Last year, a curious thing about Yorgos Lanthimos’ The Lobster was its flat, monotone dialogue. The characters spoke plainly, at times hilarious so, and it shaped the rest of the film and imprinted a style similar to Wes Anderson. While Anderson presents characters with wild eccentricities, Lanthimos’ characters are, simply put, mundane in comparison. For The Lobster, this style came off as odd but it worked well with the themes and humor. It made their matter-of-fact statements that much more laughable.
Lanthimos continues this style with bizarre results in The Killing of a Sacred Deer. While The Lobster is an off-beat, dry comedy, The Killing of a Sacred Deer is a slow-burn psychological thriller. Whereas a comedy might welcome deadpan humor, a psychological thriller might not take so kindly to it. Yet, even with the odd dialogue style intact, Lanthimos provides a masterfully crafted story, rife with tension, intriguing themes, and empathetic characters. It certainly isn’t a movie for everyone but die-hard cinephiles, horror, and psychological thriller lovers, or anyone who loves an offbeat movie will enjoy it.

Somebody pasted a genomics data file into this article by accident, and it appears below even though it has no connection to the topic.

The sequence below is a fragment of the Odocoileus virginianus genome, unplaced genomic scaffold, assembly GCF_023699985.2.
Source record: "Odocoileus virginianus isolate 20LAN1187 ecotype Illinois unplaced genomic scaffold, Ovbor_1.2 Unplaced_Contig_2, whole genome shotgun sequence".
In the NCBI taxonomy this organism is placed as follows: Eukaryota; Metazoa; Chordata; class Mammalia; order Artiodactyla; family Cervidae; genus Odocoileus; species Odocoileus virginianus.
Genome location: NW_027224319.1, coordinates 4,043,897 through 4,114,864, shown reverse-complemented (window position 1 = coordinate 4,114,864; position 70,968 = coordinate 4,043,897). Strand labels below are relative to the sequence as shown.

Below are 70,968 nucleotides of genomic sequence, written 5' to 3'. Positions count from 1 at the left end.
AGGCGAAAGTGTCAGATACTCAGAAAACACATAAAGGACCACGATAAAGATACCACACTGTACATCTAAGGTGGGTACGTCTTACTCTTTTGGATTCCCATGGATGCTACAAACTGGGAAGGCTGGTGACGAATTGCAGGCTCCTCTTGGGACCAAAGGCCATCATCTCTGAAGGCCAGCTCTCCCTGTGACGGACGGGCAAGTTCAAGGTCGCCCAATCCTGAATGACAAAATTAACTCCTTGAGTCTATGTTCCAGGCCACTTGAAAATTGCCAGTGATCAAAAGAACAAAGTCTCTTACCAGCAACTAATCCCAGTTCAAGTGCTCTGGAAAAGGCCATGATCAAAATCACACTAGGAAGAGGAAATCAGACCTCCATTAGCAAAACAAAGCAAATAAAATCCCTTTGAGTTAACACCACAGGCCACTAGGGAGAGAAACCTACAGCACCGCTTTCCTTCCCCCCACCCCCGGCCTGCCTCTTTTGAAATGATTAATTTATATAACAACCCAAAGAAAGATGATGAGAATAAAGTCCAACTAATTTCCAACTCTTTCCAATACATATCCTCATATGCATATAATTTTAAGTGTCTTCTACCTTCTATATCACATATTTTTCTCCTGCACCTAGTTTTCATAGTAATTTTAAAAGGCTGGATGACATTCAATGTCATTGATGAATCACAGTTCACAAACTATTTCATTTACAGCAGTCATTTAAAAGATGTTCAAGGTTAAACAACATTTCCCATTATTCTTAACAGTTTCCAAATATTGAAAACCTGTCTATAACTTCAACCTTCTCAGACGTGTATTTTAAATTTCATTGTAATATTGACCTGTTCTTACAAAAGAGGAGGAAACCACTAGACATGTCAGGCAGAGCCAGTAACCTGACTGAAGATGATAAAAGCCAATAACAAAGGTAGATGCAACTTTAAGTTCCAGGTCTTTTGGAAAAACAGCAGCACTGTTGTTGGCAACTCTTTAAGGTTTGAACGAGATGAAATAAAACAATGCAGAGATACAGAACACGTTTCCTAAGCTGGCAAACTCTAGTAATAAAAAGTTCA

Directed and written by Yorgos Lanthimos, The Killing of Sacred Deer is about Stephen Murphy (Colin Farrell), a surgeon who seems to have it all, a great career and a beautiful wife and family. When he befriends a teenage boy, things take a sinister turn and he’s forced to make an unthinkable choice.
When channeling a story, Lanthimos seems to like starting with compelling concepts and build from there. In The Lobster, Lanthimos targets relationships and how society looks down on people who are single. He creates an odd and intriguing world where single people are turned into animals if they don’t find a mate. In the same vein, The Killing of a Sacred Deer starts with a boy presenting Stephen Murphy with an impossible choice. His son, daughter, and wife will all grow ill, lose their ability to walk, their desire to eat, and eventually, start bleeding from the eyes before they die. If Murphy kills one of them, the other two will live.